- As a by-product, I had some handy Program documentation that did not need to be created later on in the process.
- With the prep work done, then focus on the tool(s). With some good thought on goals and framework and alignment of the two, we began the job setting up our EA framework and repository. This involved:
- Working with PD to define the folder and security structures (access, roles, etc.) for our repository. This will end up getting revisited every quarter or so in the first year as specific needs become clearer – but, you gotta start somewhere!
- SAP-Sybase tells us that PD ‘can support multiple frameworks such as DODAF or TOGAF’ – it does not do so out-of-box, even in their most generic form. I assume/hope that will change down the road as the EA bits of their product become more mature. In any case, most organizations will still need to take the generic and make it more specific to their needs. This meant a significant effort to create and test the extensions that implemented our previously defined EA metamodel.
Some closing random observations and additional info:
- Getting some help initially. I was experienced in the EA domain but not the tool. Formal training is not really all that available. My personal style leans more towards learning by doing anyway so we ended up finding someone very experienced with the tool and knowledgeable in the EA space to mentor us during the process of setting up our PD installation and the definition/implementation of our metamodel. This ended up being a part time arrangement over a couple months where there was short sustained bursts of working together to accomplish a goal, followed by longer periods of ad hoc support as we extended our learnings ourselves. This proved to be a very efficient allocation of resources.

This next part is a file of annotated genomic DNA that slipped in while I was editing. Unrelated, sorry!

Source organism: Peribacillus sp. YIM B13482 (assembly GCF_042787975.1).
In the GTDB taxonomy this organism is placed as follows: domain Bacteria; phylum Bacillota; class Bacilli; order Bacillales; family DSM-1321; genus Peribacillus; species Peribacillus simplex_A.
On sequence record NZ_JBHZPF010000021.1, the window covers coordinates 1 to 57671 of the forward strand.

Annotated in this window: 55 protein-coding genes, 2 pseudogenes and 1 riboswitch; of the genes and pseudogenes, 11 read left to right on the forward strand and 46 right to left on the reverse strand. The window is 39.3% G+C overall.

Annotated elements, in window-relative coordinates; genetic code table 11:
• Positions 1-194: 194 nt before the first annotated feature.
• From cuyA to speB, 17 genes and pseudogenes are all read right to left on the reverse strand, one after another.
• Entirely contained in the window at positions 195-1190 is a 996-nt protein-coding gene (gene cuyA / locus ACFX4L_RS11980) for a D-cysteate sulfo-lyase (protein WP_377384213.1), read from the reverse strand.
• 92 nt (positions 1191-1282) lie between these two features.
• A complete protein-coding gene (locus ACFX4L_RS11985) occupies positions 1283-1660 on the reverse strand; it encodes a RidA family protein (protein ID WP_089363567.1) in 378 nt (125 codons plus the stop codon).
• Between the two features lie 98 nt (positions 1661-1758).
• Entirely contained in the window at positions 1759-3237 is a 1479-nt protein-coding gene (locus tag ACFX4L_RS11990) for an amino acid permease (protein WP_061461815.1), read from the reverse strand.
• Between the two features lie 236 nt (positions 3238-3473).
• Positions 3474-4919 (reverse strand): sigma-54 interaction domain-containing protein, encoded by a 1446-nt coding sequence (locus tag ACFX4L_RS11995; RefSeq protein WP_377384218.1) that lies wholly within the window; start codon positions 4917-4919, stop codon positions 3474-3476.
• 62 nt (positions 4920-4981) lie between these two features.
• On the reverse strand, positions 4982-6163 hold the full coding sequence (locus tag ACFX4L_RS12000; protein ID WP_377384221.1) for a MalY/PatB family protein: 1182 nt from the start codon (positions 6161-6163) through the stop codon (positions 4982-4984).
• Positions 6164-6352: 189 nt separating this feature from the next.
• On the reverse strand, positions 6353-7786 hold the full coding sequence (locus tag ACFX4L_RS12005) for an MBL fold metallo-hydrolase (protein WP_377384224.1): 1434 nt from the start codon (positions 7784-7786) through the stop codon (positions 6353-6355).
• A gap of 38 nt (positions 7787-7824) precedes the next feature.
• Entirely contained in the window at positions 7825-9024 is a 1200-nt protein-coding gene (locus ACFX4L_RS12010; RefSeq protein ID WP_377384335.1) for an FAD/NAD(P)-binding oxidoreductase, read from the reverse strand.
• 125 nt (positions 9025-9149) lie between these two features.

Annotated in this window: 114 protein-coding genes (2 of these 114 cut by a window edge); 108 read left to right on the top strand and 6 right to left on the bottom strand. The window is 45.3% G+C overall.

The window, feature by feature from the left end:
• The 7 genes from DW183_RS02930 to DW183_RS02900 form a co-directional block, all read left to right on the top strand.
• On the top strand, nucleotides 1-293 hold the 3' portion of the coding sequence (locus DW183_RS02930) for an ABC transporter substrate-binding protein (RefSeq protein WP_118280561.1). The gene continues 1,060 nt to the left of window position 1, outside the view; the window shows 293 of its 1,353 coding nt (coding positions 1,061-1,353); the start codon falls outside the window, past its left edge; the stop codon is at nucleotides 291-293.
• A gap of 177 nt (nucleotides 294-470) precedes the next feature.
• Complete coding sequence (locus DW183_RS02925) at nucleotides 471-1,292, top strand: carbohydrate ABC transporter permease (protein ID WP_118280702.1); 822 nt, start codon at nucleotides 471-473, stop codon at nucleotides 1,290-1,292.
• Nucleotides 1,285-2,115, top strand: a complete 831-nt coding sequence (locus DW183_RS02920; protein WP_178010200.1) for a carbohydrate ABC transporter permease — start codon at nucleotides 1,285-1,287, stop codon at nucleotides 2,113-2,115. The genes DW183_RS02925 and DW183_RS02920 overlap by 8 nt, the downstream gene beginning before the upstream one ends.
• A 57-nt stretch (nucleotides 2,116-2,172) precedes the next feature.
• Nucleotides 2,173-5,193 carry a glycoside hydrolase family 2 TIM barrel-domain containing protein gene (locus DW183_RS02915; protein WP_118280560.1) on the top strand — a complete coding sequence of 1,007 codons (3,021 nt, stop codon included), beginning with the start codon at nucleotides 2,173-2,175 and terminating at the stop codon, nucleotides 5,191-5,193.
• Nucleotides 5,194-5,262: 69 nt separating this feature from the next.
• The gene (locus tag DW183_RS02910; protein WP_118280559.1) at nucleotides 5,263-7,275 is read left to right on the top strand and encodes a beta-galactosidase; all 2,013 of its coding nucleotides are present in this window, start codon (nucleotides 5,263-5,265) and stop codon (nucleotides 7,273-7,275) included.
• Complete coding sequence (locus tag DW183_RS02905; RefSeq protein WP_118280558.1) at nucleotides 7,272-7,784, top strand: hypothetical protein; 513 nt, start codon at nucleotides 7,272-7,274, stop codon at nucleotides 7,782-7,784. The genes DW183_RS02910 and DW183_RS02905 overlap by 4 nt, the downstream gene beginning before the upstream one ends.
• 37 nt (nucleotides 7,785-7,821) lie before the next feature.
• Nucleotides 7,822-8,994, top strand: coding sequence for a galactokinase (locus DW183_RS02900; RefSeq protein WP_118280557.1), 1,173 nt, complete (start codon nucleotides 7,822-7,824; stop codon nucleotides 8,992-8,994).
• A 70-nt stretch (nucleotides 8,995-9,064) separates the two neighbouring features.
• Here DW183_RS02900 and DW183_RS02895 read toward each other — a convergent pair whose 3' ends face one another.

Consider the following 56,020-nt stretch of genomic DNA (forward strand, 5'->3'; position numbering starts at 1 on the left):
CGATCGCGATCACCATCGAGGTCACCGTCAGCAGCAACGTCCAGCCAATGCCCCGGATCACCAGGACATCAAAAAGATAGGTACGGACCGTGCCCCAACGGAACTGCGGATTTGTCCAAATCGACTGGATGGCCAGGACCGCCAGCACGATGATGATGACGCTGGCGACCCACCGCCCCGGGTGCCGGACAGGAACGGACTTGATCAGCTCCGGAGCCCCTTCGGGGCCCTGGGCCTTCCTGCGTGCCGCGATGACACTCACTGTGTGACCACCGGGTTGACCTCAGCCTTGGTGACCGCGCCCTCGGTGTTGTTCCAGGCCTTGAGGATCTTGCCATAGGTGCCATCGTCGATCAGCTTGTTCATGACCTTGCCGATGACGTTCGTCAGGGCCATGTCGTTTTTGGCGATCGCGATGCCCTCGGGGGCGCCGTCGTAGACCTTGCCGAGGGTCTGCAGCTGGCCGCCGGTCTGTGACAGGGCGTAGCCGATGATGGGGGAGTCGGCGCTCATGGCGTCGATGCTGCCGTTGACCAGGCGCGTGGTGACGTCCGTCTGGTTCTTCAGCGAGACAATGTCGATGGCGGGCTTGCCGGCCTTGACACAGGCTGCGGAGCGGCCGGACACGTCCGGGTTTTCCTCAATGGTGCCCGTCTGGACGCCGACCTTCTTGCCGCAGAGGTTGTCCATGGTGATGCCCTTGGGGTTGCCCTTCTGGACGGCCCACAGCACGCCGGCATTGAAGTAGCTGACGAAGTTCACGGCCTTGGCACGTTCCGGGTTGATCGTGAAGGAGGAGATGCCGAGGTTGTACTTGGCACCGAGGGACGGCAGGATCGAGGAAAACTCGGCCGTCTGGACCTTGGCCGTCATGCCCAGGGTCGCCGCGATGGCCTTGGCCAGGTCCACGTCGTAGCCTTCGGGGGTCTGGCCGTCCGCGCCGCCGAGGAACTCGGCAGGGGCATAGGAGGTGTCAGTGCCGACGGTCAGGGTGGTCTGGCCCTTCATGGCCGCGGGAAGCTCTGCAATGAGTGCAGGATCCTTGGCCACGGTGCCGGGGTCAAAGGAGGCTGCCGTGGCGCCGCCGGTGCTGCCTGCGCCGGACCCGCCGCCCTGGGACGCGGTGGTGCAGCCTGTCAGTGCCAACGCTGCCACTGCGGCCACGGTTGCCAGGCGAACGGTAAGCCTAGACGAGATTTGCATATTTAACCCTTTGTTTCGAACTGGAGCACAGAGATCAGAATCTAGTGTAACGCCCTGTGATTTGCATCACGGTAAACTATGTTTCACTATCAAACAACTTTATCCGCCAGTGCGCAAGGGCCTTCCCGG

- Expect to need to extend PD. Because PD is a bit immature in this space, you can expect that extensions will have to be created. These will definitely go beyond the basic “define some extra metadata” type of extension. After the initial activities referred to above, we have set about ensuring that the 100(ish) business systems here are captured at someconsistent level in our EA. Along the way we have:
- As mentioned above, implemented the metamodel – this meant defining new objects to model with (i.e. TOGAF ‘things’ not present in PD out-of-box), defining the attributes of the objects in our metamodel, and defining the object relationships that we wished to capture.
- We chose to use replicates, not shortcuts for common objects used all over the place. We ran into an interesting bug where extended attributes don’t replicate in an EA model – developed a utility script to address that. We ended up developing a few such scripts to deal with things like being better able to track relationships from child to parent, and specialized analysis/reporting scripts to identify ‘orphaned’ objects.
- For the EA Program, the portal ends up being an important component to us. This was from two perspectives. First, the PD repository information dissemination component that it is was useful. Second, and more important ultimately for us, was that for EA work some of the information and work will be outside PD. This in contrast with a data/information architecture project where both the practitioners and the product are more suited to perform the work almost entirely within the PD ecosystem. The portal is proving to be a key integration point for service delivery and we have made a number of extensions to include resources outside PD and have extended the core to do things like being able to download attached files (go to the portal and try to download an embedded Word file – doesn’t happen out-of-box).
- Lastly, the reporting engine ends up being important to create the management level views for business primes that are unlikely to poke around the repository until the find what they need. This was a frustrating exercise at the start but it gets better. Understand what the reporting engine can and cannot do and morph your needs around capabilities. Also, getting to know the PD metamodel at some surface level really helps understand what the reporting engine is likely to do for you.
As stated at the start of this post – this was partly an exercise to procrastinate on this day and avoid some pretty boring work that I have to get to. All this from a neophyte PD practitioner that is becoming mid-level proficient by now – hopefully some of this is useful to someone working in the EA space. If any of the things we did are of interest, we are quite open to sharing – might even post some of the more interesting bits like the ‘downloading files from the portal’ extensions.
Last point – as I look back on this post – some comments could cause the reader to think I was negative about PD overall. That is not the case, I actually like the product but it has its strengths and weaknesses like any other. In its overall evolution, the EA space is a relatively recent addition so naturally there may end up being more challenges along the way.
Now, back to the day job